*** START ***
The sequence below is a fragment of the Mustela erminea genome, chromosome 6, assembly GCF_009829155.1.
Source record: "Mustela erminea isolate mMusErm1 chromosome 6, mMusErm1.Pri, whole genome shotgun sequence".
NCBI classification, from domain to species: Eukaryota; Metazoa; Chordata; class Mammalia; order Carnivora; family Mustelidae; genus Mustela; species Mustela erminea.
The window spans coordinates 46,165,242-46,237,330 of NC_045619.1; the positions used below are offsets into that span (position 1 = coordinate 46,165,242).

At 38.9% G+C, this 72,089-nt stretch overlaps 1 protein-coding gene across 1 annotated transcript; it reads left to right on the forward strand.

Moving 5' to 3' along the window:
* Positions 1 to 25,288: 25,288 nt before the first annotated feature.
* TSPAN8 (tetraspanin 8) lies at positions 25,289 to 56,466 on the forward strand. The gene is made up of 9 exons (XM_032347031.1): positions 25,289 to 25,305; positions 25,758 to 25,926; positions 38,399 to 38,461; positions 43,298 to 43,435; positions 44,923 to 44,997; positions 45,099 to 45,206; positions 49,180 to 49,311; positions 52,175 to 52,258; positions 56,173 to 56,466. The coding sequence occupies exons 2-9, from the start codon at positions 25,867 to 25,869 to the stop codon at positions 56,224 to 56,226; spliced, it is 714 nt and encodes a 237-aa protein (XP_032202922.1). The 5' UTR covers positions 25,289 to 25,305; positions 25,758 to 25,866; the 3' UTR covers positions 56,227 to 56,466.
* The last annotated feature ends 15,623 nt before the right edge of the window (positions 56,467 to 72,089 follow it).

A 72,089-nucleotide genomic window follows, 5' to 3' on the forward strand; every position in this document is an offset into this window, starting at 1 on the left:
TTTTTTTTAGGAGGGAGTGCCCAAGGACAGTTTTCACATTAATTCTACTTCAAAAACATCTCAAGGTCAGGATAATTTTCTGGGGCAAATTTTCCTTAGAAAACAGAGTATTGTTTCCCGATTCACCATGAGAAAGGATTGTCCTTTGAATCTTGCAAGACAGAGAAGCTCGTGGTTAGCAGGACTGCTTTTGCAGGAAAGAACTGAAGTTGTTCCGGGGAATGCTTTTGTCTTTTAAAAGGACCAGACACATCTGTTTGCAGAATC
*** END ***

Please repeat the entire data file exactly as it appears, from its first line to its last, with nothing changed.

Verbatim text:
The sequence below is a fragment of the Mustela erminea genome, chromosome 6, assembly GCF_009829155.1.
Source record: "Mustela erminea isolate mMusErm1 chromosome 6, mMusErm1.Pri, whole genome shotgun sequence".
NCBI classification, from domain to species: Eukaryota; Metazoa; Chordata; class Mammalia; order Carnivora; family Mustelidae; genus Mustela; species Mustela erminea.
The window spans coordinates 46,165,242-46,237,330 of NC_045619.1; the positions used below are offsets into that span (position 1 = coordinate 46,165,242).

At 38.9% G+C, this 72,089-nt stretch overlaps 1 protein-coding gene across 1 annotated transcript; it reads left to right on the forward strand.

Moving 5' to 3' along the window:
* Positions 1 to 25,288: 25,288 nt before the first annotated feature.
* TSPAN8 (tetraspanin 8) lies at positions 25,289 to 56,466 on the forward strand. The gene is made up of 9 exons (XM_032347031.1): positions 25,289 to 25,305; positions 25,758 to 25,926; positions 38,399 to 38,461; positions 43,298 to 43,435; positions 44,923 to 44,997; positions 45,099 to 45,206; positions 49,180 to 49,311; positions 52,175 to 52,258; positions 56,173 to 56,466. The coding sequence occupies exons 2-9, from the start codon at positions 25,867 to 25,869 to the stop codon at positions 56,224 to 56,226; spliced, it is 714 nt and encodes a 237-aa protein (XP_032202922.1). The 5' UTR covers positions 25,289 to 25,305; positions 25,758 to 25,866; the 3' UTR covers positions 56,227 to 56,466.
* The last annotated feature ends 15,623 nt before the right edge of the window (positions 56,467 to 72,089 follow it).

A 72,089-nucleotide genomic window follows, 5' to 3' on the forward strand; every position in this document is an offset into this window, starting at 1 on the left:
TTTTTTTTAGGAGGGAGTGCCCAAGGACAGTTTTCACATTAATTCTACTTCAAAAACATCTCAAGGTCAGGATAATTTTCTGGGGCAAATTTTCCTTAGAAAACAGAGTATTGTTTCCCGATTCACCATGAGAAAGGATTGTCCTTTGAATCTTGCAAGACAGAGAAGCTCGTGGTTAGCAGGACTGCTTTTGCAGGAAAGAACTGAAGTTGTTCCGGGGAATGCTTTTGTCTTTTAAAAGGACCAGACACATCTGTTTGCAGAATC